Introduction. In theory, at least, the Irish vote in Britain had a decisive role to perform in the 1885 general election, influencing the result some believed of twenty–five to forty British constituencies. Whether it had such an impact is doubtful, but many informed politicians at the time thought that the Irish vote had a considerable value. Much depended on the result of the election. Polling began on 24 November 1885. When balloting ended on 9 December, Liberals had won 335 seats, Conservatives 249 and Home Rulers 86. Attempts by the Irish Loyal and Patriotic Union to undermine the Home Rule movement in Ireland were in vain. It won 85 of 103 constituencies, including 17—a majority of one—in Ulster. T. P. O’Connor’s victory in the Scotland Division of Liverpool brought the total number of Homer Rule seats to 86. The effect of the Irish vote on British constituencies was less obvious. The estimates of 25–40 conservative seats being lost to Home Rulers came mostly from Liberals and supporters of Parnell. Few Conservatives shared this opinion and it is doubtful whether Liberals were defeated in more than a half dozen places because of the Irish vote. At the end of the balloting no party had an outright majority. Tory and Irish numbers equalled the Liberal. This combination could not hope to govern without Liberal party co-operation.
The election manifesto reproduced here, was not released until Saturday, 21 November 1885. It was a directive to Irish electors to vote against all but a handful of Liberal and Radical candidates. Parnell condemns the Liberal party for its false promises, its repressive laws, its interference in religion and schools, its attempts to crush the power of anti-radical members of in Parliament, and its general bad government. The Executive of Irish National League would draw up a list of election candidates whom they believed acceptable. Parnell advises Irish nationalists in Britain to vote against radical and Liberals candidates if they wish to prevent a repeat of the ‘crimes and follies’ of the previous government.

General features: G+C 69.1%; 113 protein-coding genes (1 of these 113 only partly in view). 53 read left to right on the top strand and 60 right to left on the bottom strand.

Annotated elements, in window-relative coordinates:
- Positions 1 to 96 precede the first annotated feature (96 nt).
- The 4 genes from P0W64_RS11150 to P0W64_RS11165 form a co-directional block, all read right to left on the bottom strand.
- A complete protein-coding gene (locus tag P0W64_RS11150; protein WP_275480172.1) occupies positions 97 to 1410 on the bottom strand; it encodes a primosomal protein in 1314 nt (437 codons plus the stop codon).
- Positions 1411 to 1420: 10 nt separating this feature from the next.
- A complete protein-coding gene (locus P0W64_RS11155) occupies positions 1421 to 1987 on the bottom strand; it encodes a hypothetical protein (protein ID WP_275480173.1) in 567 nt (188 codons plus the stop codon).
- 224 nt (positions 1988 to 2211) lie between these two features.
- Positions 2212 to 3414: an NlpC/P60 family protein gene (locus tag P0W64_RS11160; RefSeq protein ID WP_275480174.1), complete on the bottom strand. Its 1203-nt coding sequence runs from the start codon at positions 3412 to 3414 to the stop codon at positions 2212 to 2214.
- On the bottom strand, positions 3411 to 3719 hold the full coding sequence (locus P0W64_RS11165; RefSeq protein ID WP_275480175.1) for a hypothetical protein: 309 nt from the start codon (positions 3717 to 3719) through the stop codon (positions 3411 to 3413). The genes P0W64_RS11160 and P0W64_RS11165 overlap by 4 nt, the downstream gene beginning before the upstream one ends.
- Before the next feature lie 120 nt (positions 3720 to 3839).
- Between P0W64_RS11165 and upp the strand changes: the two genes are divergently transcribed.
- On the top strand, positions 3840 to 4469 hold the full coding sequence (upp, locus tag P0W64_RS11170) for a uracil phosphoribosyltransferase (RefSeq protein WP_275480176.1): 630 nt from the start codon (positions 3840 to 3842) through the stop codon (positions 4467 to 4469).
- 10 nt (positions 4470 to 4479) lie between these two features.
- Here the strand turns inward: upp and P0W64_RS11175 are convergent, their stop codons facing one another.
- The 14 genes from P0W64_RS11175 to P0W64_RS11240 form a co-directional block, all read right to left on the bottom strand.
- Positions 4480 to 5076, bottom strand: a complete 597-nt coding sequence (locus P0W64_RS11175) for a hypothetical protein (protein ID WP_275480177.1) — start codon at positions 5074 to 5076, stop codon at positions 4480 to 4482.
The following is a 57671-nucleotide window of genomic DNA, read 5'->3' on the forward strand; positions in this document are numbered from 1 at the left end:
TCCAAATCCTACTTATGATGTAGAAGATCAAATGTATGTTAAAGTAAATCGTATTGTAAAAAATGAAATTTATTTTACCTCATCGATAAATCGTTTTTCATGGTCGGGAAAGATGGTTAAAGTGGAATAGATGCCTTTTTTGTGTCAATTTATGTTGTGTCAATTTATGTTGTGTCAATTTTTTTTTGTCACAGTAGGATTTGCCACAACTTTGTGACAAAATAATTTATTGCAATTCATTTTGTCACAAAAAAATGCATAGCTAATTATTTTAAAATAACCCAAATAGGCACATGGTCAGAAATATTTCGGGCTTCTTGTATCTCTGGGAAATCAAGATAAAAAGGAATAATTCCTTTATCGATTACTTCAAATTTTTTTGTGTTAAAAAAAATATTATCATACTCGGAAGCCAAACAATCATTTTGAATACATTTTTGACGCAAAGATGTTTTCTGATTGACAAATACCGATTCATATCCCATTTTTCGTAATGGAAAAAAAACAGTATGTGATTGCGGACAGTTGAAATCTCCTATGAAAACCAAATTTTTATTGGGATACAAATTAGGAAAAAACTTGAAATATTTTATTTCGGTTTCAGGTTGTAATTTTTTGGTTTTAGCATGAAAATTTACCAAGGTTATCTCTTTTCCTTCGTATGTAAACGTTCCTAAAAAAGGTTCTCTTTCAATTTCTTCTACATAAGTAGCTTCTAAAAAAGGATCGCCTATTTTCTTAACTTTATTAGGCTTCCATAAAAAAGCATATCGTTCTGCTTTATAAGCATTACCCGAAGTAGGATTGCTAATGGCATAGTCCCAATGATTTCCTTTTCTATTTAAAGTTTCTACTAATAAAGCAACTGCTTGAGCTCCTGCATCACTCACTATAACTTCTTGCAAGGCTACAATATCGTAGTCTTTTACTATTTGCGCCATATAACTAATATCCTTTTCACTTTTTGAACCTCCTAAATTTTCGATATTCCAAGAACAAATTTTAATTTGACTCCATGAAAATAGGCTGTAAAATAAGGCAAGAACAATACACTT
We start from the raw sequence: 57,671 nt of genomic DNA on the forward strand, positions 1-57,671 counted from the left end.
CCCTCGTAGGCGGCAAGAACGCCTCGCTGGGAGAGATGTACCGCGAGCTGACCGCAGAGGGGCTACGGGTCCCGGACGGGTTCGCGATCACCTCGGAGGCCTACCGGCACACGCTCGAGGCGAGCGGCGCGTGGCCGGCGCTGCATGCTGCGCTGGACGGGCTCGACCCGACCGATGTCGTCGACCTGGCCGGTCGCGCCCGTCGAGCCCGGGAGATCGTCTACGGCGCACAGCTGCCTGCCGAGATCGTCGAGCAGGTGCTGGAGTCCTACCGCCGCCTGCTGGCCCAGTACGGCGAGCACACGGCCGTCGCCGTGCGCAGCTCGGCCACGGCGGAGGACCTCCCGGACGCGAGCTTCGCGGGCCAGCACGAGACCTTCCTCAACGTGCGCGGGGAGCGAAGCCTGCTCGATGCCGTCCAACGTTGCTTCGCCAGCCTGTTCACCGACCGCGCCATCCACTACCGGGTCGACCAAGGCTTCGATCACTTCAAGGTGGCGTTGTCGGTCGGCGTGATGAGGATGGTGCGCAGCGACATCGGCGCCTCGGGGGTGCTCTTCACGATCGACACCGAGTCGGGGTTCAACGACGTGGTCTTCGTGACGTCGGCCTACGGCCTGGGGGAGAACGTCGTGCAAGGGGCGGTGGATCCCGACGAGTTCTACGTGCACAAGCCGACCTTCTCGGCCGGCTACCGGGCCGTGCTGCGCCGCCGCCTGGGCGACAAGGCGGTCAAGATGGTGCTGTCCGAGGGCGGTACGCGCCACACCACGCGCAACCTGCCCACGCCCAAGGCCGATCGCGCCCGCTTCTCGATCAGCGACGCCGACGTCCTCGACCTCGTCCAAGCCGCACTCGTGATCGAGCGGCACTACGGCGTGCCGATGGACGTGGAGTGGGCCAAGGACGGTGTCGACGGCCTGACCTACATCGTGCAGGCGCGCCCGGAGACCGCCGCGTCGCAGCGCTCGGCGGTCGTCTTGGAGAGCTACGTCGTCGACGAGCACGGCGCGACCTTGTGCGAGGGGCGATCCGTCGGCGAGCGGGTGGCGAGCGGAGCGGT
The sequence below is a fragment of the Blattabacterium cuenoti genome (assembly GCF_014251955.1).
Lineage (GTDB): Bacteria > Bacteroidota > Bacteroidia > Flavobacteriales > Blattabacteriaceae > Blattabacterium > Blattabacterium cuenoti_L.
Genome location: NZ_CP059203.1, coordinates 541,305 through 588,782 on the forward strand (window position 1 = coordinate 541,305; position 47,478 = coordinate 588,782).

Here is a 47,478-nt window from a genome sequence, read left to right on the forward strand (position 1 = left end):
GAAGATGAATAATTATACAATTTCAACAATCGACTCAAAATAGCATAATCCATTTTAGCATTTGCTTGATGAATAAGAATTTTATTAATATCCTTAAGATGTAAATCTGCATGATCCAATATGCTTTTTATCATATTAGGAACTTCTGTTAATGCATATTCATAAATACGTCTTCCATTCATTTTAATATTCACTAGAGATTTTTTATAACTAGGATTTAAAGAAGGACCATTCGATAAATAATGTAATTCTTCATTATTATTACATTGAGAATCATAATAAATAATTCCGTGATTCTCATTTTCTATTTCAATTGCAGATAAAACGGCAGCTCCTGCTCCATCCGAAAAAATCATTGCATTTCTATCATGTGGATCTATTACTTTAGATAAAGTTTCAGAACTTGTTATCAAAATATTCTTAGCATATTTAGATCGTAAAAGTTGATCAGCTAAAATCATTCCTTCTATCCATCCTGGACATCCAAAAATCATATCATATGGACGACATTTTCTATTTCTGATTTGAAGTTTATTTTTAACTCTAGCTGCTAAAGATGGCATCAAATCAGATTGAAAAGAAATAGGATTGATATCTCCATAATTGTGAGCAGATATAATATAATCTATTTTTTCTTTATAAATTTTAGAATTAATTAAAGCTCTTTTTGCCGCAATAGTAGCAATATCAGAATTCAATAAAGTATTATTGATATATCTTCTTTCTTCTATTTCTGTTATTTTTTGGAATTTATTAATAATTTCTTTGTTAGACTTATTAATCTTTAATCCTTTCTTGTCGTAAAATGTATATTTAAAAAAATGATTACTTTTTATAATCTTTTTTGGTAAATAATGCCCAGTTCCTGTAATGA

Source. Charles Stewart Parnell, Manifesto to the Irish in Britain, 21 November 1885.
To our countrymen in England and Scotland, the Liberal party are making an appeal to the confidences of the elect at the general election of 1885, as at the general election of 1880, false pretences. In 1880 the Liberal party promised peace, and it of wards made unjust war; economy, and its Budget reached the high point yet attained; justice to aspiring nationalities, and it mercilessly crushed the national movement of Egypt and Arabi Pasha [also known as Ahmed Urabi, Egyptian nationalist], and murdered thousands of Arabs rightly struggling to be free.
To Ireland, more than any other country, it bound itself by most solemn pledges, and these most flagrantly violated. It denounced coercion, and it practise system of coercion more brutal than that of any previous Administration Liberal or Tory. Under this system juries were packed with a shamelessness unprecedented even in a Liberal Administration, and innocent were hung or sent to the living death of penal servitude. Twelve hundred men were imprisoned without trial. Ladies were convicted under obsolete Acts directed against the degraded of their sex; and for a period every utterance of the popular press and of popular meeting was completely suppressed as if Ireland were Poland and the administration England a Russian autocracy. The representatives of Liberalism in Ireland were men like Mr Forster and Lord Spencer, who have left more hateful memories in Ireland than any statesmen of the century.